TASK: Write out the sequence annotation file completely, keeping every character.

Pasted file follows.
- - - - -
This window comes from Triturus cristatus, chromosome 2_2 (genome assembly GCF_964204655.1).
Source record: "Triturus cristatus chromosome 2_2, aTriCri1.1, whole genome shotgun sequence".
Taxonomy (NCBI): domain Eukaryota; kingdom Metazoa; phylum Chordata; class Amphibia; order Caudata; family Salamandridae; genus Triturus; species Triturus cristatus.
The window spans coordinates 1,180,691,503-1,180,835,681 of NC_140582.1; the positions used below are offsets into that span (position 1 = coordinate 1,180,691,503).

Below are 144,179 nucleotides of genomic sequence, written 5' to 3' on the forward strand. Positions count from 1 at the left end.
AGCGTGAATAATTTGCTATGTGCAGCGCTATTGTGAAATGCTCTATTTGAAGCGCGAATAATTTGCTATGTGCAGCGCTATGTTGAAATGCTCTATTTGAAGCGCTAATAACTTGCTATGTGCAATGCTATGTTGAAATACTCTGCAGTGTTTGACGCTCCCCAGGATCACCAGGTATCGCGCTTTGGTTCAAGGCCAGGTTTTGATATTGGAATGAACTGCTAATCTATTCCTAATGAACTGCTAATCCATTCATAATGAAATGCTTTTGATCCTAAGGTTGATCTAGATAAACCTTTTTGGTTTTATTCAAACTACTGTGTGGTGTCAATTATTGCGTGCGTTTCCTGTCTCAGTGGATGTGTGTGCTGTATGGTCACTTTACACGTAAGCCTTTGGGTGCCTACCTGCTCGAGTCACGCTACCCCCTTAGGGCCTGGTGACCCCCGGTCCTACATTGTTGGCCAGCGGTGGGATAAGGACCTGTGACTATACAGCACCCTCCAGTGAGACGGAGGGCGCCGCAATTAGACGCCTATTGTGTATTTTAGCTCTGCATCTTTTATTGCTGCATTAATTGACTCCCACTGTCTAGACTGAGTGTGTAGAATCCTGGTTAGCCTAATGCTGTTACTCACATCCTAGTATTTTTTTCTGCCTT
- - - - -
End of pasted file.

This window comes from Triturus cristatus, chromosome 2_2 (genome assembly GCF_964204655.1).
Source record: "Triturus cristatus chromosome 2_2, aTriCri1.1, whole genome shotgun sequence".
Taxonomy (NCBI): domain Eukaryota; kingdom Metazoa; phylum Chordata; class Amphibia; order Caudata; family Salamandridae; genus Triturus; species Triturus cristatus.
The window spans coordinates 1,180,691,503-1,180,835,681 of NC_140582.1; the positions used below are offsets into that span (position 1 = coordinate 1,180,691,503).

Below are 144,179 nucleotides of genomic sequence, written 5' to 3' on the forward strand. Positions count from 1 at the left end.
AGCGTGAATAATTTGCTATGTGCAGCGCTATTGTGAAATGCTCTATTTGAAGCGCGAATAATTTGCTATGTGCAGCGCTATGTTGAAATGCTCTATTTGAAGCGCTAATAACTTGCTATGTGCAATGCTATGTTGAAATACTCTGCAGTGTTTGACGCTCCCCAGGATCACCAGGTATCGCGCTTTGGTTCAAGGCCAGGTTTTGATATTGGAATGAACTGCTAATCTATTCCTAATGAACTGCTAATCCATTCATAATGAAATGCTTTTGATCCTAAGGTTGATCTAGATAAACCTTTTTGGTTTTATTCAAACTACTGTGTGGTGTCAATTATTGCGTGCGTTTCCTGTCTCAGTGGATGTGTGTGCTGTATGGTCACTTTACACGTAAGCCTTTGGGTGCCTACCTGCTCGAGTCACGCTACCCCCTTAGGGCCTGGTGACCCCCGGTCCTACATTGTTGGCCAGCGGTGGGATAAGGACCTGTGACTATACAGCACCCTCCAGTGAGACGGAGGGCGCCGCAATTAGACGCCTATTGTGTATTTTAGCTCTGCATCTTTTATTGCTGCATTAATTGACTCCCACTGTCTAGACTGAGTGTGTAGAATCCTGGTTAGCCTAATGCTGTTACTCACATCCTAGTATTTTTTTCTGCCTT